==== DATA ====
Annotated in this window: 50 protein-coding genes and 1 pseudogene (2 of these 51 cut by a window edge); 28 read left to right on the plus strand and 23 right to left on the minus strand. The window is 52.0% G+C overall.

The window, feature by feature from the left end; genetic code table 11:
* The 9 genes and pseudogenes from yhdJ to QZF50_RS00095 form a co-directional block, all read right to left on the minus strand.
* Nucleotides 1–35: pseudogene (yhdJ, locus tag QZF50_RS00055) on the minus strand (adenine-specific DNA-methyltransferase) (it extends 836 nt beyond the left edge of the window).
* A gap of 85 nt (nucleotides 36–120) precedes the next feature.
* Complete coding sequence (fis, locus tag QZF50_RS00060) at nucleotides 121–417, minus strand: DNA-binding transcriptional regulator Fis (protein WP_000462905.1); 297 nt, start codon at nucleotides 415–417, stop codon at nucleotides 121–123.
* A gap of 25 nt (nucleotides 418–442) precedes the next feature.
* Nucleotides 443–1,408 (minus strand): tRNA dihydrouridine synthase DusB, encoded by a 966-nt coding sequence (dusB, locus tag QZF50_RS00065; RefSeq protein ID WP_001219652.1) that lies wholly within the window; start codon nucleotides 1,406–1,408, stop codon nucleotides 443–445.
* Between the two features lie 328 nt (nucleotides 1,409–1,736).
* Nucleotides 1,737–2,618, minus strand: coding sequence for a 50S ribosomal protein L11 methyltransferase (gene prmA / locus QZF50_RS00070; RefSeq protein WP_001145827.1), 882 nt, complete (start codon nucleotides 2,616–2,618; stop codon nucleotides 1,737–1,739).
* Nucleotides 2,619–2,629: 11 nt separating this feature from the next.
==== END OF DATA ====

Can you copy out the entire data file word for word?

Annotated in this window: 50 protein-coding genes and 1 pseudogene (2 of these 51 cut by a window edge); 28 read left to right on the plus strand and 23 right to left on the minus strand. The window is 52.0% G+C overall.

The window, feature by feature from the left end; genetic code table 11:
* The 9 genes and pseudogenes from yhdJ to QZF50_RS00095 form a co-directional block, all read right to left on the minus strand.
* Nucleotides 1–35: pseudogene (yhdJ, locus tag QZF50_RS00055) on the minus strand (adenine-specific DNA-methyltransferase) (it extends 836 nt beyond the left edge of the window).
* A gap of 85 nt (nucleotides 36–120) precedes the next feature.
* Complete coding sequence (fis, locus tag QZF50_RS00060) at nucleotides 121–417, minus strand: DNA-binding transcriptional regulator Fis (protein WP_000462905.1); 297 nt, start codon at nucleotides 415–417, stop codon at nucleotides 121–123.
* A gap of 25 nt (nucleotides 418–442) precedes the next feature.
* Nucleotides 443–1,408 (minus strand): tRNA dihydrouridine synthase DusB, encoded by a 966-nt coding sequence (dusB, locus tag QZF50_RS00065; RefSeq protein ID WP_001219652.1) that lies wholly within the window; start codon nucleotides 1,406–1,408, stop codon nucleotides 443–445.
* Between the two features lie 328 nt (nucleotides 1,409–1,736).
* Nucleotides 1,737–2,618, minus strand: coding sequence for a 50S ribosomal protein L11 methyltransferase (gene prmA / locus QZF50_RS00070; RefSeq protein WP_001145827.1), 882 nt, complete (start codon nucleotides 2,616–2,618; stop codon nucleotides 1,737–1,739).
* Nucleotides 2,619–2,629: 11 nt separating this feature from the next.